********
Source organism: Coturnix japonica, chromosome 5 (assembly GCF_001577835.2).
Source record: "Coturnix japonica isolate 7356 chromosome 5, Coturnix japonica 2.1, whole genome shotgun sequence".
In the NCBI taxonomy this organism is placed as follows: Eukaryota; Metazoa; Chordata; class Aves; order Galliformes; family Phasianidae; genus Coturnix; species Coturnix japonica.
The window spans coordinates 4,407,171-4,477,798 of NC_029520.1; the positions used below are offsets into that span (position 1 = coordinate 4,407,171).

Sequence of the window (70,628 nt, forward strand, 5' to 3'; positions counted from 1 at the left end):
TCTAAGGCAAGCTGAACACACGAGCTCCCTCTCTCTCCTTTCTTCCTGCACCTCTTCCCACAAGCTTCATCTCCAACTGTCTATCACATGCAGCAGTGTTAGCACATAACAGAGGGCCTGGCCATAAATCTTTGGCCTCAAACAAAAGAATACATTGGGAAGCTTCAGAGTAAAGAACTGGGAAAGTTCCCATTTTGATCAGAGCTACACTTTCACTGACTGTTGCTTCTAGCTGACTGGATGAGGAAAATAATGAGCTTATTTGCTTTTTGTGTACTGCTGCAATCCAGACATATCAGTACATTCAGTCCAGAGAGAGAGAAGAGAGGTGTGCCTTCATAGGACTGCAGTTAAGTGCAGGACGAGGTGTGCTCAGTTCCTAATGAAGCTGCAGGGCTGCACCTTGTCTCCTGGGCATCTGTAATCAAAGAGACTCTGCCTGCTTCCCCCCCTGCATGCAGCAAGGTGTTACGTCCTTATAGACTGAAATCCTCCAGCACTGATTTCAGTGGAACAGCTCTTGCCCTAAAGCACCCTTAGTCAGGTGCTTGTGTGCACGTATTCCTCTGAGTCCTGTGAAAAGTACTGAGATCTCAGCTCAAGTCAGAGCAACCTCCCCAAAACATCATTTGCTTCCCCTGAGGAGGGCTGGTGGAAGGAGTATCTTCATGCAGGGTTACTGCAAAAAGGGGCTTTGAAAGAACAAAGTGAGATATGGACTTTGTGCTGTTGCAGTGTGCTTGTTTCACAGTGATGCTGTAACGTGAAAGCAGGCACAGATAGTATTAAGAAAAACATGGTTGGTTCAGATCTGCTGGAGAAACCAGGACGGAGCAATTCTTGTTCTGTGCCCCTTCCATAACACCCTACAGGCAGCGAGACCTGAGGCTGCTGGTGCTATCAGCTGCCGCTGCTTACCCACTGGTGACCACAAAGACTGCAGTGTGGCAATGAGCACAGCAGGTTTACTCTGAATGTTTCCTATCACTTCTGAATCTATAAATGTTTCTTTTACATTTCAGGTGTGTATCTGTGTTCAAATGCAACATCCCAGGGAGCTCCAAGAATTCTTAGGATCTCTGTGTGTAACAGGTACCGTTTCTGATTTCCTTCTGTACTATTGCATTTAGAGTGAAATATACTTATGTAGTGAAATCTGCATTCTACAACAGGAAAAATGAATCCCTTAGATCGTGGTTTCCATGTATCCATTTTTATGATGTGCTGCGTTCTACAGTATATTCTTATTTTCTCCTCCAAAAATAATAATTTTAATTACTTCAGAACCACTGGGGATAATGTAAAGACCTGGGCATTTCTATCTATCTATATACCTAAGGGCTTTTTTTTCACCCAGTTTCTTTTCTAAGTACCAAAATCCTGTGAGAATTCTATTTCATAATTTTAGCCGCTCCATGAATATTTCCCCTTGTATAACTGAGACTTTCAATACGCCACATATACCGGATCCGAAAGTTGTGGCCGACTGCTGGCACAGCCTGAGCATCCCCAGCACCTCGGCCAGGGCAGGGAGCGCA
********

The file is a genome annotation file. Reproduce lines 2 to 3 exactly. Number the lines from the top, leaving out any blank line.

Source record: "Coturnix japonica isolate 7356 chromosome 5, Coturnix japonica 2.1, whole genome shotgun sequence".
In the NCBI taxonomy this organism is placed as follows: Eukaryota; Metazoa; Chordata; class Aves; order Galliformes; family Phasianidae; genus Coturnix; species Coturnix japonica.